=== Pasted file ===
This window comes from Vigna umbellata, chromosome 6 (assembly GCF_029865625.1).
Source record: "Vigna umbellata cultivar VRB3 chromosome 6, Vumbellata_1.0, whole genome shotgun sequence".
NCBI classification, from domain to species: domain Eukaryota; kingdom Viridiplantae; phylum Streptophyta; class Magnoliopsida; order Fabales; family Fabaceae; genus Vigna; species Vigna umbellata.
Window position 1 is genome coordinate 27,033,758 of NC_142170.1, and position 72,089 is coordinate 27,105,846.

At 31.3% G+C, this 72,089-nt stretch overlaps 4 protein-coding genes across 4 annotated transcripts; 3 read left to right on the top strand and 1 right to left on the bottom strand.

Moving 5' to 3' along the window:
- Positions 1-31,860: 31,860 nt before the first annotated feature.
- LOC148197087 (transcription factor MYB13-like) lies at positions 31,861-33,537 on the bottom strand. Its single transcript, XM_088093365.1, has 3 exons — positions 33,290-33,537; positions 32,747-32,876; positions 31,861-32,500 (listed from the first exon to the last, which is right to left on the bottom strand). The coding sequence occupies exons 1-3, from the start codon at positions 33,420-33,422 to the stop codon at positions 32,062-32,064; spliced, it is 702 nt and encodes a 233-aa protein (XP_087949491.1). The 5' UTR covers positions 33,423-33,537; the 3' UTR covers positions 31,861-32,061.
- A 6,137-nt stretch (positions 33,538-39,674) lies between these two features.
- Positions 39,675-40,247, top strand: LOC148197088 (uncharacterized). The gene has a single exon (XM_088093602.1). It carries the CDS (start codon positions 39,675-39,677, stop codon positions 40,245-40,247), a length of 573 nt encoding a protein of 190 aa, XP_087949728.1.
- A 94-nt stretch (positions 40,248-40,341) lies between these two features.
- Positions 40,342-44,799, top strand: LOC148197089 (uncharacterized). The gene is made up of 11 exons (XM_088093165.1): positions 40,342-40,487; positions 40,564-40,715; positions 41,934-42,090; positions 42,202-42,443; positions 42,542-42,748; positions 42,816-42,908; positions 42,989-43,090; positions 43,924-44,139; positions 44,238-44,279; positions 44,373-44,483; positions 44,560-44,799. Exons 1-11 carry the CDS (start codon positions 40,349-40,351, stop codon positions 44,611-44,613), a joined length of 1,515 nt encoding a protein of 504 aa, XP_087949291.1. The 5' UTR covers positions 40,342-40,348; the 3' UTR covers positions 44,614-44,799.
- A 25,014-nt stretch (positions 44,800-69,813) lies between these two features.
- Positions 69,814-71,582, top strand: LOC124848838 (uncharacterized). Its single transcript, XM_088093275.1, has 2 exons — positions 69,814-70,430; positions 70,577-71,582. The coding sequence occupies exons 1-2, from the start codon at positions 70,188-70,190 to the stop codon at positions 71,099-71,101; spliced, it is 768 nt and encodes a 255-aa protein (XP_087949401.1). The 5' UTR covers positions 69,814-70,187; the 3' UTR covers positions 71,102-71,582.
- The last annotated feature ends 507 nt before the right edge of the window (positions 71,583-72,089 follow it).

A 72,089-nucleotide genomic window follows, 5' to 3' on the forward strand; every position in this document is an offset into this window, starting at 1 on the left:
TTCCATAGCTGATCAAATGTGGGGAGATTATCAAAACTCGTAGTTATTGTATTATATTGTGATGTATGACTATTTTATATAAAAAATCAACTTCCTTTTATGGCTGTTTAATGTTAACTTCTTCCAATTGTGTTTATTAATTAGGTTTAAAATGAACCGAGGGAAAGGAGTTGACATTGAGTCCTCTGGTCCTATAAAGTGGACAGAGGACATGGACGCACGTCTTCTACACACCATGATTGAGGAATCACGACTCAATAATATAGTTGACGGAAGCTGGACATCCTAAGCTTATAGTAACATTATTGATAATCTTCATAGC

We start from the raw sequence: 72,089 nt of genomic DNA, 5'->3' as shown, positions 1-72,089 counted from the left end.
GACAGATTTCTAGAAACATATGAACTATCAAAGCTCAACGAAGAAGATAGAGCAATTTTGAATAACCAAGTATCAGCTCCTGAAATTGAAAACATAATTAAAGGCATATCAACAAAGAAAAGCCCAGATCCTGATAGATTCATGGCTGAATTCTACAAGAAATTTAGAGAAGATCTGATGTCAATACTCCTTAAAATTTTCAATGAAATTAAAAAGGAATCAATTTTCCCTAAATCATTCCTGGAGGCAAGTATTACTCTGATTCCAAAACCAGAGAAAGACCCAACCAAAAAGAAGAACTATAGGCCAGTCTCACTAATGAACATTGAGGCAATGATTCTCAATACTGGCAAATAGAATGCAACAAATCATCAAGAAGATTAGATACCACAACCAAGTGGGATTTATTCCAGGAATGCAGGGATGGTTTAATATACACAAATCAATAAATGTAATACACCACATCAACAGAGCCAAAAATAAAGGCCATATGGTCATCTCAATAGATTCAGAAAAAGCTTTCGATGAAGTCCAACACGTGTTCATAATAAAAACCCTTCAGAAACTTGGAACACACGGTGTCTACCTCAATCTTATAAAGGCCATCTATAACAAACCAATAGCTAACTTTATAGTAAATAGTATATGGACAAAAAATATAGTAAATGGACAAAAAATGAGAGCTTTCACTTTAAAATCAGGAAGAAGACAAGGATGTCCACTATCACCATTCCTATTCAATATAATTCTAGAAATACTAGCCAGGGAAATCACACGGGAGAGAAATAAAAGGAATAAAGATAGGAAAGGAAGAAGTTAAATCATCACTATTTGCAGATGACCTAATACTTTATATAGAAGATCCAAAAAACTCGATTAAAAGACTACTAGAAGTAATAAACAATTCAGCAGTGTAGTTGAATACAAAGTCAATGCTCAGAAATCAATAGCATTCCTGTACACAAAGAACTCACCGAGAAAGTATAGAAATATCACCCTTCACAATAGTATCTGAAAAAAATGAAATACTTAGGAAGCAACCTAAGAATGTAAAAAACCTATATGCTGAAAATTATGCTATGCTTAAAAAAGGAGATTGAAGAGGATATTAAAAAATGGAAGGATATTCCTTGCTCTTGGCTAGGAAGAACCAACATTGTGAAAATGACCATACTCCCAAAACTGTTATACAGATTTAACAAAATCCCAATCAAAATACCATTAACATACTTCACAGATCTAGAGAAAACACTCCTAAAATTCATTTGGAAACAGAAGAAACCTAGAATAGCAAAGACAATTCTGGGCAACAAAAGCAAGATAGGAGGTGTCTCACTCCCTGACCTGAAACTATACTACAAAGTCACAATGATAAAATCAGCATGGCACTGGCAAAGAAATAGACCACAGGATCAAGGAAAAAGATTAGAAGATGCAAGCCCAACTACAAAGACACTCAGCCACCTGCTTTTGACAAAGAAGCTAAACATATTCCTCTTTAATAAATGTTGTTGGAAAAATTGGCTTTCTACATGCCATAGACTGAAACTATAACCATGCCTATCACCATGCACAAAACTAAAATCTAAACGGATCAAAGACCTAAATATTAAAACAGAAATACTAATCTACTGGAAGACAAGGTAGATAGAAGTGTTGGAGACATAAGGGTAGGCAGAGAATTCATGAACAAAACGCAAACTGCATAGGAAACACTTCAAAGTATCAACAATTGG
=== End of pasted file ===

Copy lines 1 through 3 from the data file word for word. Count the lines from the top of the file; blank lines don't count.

This window comes from Vigna umbellata, chromosome 6 (assembly GCF_029865625.1).
Source record: "Vigna umbellata cultivar VRB3 chromosome 6, Vumbellata_1.0, whole genome shotgun sequence".
NCBI classification, from domain to species: domain Eukaryota; kingdom Viridiplantae; phylum Streptophyta; class Magnoliopsida; order Fabales; family Fabaceae; genus Vigna; species Vigna umbellata.